Repsold Gravity Pendulum

In the late 1840s, Friedrich Wilhelm Bessel, a noted German mathematician and astronomer, designed a pendulum that was invariable and reversible. Repsold in Hamburg began making pendulums of this sort in the early 1860s, and the International Association of Geodesy unanimously recommended their use. At the urging of Charles Sanders Peirce, the U.S. Coast Survey ordered one of these instruments in 1872. While in Europe in 1875, Peirce took possession of the pendulum, and swung it in Geneva, Paris, Berlin, and the Kew Observatory near London. Back in the United States, he swung it again at the Stevens Institute, in Hoboken, New Jersey.
The U.S. Coast and Geodetic Survey (as it had become) transferred the remains of this important instrument to the Smithsonian in 1955. They include three vertical rods of the tripod; the vertical member that once held a graduated scale; the vertical member that once held a telescope for viewing the scale; and one other small piece.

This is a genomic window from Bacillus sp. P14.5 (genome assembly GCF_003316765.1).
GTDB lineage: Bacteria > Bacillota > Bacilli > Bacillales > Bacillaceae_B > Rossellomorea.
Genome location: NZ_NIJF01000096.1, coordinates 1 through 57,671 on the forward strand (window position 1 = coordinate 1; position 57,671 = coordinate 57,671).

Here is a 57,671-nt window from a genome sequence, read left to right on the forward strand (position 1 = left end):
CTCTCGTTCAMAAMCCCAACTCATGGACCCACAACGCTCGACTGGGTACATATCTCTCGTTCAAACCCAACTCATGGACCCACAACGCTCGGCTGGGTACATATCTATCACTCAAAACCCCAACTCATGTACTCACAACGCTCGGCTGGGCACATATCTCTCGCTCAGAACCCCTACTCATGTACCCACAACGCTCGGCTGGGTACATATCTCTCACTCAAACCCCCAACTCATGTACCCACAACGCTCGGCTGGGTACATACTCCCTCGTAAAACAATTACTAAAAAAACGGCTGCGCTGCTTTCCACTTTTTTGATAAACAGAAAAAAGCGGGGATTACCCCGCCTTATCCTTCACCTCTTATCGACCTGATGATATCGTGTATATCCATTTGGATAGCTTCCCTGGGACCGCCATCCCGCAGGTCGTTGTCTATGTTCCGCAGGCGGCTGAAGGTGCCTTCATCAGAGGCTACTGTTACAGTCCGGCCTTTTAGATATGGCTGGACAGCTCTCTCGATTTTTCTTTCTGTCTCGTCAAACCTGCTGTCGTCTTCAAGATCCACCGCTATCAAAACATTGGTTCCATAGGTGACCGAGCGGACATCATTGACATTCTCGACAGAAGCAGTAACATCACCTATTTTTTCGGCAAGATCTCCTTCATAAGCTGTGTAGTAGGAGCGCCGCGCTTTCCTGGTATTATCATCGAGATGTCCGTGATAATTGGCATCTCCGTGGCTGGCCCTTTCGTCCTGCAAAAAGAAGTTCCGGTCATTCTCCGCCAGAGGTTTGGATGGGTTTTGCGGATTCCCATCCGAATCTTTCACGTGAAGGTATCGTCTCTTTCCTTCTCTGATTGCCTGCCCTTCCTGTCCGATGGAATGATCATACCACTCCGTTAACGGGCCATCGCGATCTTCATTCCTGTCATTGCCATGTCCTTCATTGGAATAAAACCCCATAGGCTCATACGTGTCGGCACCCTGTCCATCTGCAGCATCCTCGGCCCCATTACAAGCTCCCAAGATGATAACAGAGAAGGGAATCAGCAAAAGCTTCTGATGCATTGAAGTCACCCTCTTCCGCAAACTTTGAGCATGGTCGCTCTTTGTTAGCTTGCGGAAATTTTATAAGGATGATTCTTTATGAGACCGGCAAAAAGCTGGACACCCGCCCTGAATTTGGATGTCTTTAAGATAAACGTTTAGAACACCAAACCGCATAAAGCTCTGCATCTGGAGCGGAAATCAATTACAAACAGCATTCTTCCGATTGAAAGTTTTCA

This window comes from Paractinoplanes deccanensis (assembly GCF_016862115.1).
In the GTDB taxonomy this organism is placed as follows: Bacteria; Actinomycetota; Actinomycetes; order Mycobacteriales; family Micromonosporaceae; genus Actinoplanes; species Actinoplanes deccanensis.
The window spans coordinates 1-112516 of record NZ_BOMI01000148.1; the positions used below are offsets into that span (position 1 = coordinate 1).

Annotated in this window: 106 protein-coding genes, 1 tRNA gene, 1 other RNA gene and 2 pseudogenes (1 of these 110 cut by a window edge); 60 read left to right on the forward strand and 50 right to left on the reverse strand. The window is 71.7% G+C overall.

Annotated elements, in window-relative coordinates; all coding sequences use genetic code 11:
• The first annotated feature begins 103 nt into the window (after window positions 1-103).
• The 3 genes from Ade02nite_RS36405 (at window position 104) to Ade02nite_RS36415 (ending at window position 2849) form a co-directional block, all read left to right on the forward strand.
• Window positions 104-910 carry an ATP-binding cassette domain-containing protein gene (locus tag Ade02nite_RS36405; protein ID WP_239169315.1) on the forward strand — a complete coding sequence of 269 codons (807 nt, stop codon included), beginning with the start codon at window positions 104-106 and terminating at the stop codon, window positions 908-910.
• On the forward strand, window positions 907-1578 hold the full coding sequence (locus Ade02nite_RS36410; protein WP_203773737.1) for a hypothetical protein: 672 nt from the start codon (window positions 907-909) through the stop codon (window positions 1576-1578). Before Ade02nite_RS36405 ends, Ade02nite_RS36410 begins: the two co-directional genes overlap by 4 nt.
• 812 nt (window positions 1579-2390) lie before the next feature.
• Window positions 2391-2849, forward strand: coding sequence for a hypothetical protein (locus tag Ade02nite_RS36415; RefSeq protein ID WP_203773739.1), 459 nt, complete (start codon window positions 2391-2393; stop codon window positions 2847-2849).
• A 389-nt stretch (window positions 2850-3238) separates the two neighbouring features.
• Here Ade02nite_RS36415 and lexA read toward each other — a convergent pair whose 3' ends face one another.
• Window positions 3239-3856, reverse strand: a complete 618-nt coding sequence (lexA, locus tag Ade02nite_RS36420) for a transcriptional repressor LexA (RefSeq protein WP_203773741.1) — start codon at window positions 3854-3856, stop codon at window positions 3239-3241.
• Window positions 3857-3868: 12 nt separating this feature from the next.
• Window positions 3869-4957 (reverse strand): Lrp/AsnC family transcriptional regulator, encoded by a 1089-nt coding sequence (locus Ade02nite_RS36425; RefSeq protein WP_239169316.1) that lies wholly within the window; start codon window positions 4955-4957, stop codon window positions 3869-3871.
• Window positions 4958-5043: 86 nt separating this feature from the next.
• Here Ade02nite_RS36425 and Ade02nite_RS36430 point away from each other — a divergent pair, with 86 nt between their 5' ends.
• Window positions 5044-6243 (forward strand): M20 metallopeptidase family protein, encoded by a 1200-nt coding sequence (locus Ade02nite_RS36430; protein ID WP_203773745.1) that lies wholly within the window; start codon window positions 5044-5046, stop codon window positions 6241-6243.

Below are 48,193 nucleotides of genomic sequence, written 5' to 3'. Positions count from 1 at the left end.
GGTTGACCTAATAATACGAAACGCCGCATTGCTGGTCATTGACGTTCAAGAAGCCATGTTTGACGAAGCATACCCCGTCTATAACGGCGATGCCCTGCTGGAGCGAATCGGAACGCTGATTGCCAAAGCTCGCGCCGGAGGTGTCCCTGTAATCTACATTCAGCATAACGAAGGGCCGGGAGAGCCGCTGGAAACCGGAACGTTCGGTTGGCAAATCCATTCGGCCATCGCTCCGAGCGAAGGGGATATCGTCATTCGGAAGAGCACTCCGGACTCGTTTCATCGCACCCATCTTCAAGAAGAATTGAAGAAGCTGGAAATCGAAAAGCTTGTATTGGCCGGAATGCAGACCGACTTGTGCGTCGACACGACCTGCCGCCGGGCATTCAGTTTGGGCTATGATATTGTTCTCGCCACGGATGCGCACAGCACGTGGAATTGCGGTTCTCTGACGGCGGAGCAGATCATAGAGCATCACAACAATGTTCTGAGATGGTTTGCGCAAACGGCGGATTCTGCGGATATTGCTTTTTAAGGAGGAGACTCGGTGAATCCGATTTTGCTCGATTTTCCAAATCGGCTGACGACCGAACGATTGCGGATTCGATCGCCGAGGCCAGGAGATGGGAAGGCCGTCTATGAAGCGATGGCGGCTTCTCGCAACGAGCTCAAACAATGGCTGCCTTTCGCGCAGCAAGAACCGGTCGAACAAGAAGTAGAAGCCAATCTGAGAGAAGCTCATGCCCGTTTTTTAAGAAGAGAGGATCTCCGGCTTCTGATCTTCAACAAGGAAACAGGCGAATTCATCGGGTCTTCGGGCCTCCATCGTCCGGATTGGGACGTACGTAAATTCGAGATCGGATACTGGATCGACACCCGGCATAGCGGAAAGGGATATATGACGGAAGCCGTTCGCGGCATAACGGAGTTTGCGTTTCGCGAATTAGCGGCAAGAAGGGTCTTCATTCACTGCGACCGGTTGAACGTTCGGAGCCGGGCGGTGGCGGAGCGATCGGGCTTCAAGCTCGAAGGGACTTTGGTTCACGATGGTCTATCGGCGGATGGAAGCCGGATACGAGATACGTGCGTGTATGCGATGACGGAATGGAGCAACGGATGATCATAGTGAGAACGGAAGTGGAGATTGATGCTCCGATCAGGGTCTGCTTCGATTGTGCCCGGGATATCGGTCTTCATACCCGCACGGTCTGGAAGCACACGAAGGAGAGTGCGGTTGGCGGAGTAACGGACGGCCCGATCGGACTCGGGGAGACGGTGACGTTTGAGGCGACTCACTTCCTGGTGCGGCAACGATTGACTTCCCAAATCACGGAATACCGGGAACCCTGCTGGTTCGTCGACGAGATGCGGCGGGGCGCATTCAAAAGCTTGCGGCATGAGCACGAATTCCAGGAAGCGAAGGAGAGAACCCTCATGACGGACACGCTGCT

Ref: Victor Lenzen and Robert Multhauf, "Development of Gravity Pendulums in the 19th Century," United States National Museum Bulletin 240 (1965): 301-348.
[C. S. Peirce], "Measurements of Gravity at Initial Stations in America and Europe," Report of the Superintendent of the U.S. Coast and Geodetic Survey for the Year Ending with June 1876, app. 15.
Joh. A. Repsold, Zur Geschichte der Astronomischen Messwerkzeuge von 1830 bis um 1900 (Leipzig, 1914), vol. 2, p. 27.
Currently not on view
date made
ca 1875
place made
Deutschland: Hamburg, Hamburg
overall: poles: 47 in x 2 in x 1 in; 119.38 cm x 5.08 cm x 2.54 cm
overall: connector: 3 1/2 in x 1 in x 2 3/4 in; 8.89 cm x 2.54 cm x 6.985 cm
overall: point pole a: 40 in x 1 1/2 in; 101.6 cm x 3.81 cm
overall: pointed pole b: 46 in x 4 in x 2 1/2 in; 116.84 cm x 10.16 cm x 6.35 cm
ID Number
accession number
catalog number
U.S. Coast & Geodetic Survey
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Medicine and Science: Physical Sciences
Measuring & Mapping
Data Source
National Museum of American History, Kenneth E. Behring Center


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